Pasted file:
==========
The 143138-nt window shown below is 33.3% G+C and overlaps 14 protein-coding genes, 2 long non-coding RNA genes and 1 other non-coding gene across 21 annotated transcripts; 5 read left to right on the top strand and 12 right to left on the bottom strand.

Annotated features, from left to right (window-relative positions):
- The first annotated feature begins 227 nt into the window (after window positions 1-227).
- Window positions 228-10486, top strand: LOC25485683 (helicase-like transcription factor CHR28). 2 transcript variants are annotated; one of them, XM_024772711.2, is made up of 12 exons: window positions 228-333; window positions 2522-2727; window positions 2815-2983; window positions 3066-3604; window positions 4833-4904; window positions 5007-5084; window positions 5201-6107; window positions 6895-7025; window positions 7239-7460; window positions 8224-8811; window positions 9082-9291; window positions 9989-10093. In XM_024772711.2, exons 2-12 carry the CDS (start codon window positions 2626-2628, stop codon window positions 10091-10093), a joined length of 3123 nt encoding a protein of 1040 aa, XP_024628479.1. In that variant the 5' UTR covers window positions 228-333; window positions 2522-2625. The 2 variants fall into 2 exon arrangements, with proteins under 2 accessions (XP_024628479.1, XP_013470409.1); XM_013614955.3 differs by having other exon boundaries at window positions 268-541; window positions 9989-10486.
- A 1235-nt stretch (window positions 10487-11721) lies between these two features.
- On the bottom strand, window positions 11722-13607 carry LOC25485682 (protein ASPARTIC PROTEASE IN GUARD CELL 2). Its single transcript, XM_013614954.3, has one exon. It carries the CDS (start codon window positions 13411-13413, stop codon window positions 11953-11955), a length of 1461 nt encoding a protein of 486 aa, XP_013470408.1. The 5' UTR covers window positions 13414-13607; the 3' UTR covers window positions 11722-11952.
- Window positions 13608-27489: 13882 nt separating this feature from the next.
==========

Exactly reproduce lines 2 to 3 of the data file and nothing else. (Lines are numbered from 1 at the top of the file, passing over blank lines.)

Annotated features, from left to right (window-relative positions):
- The first annotated feature begins 227 nt into the window (after window positions 1-227).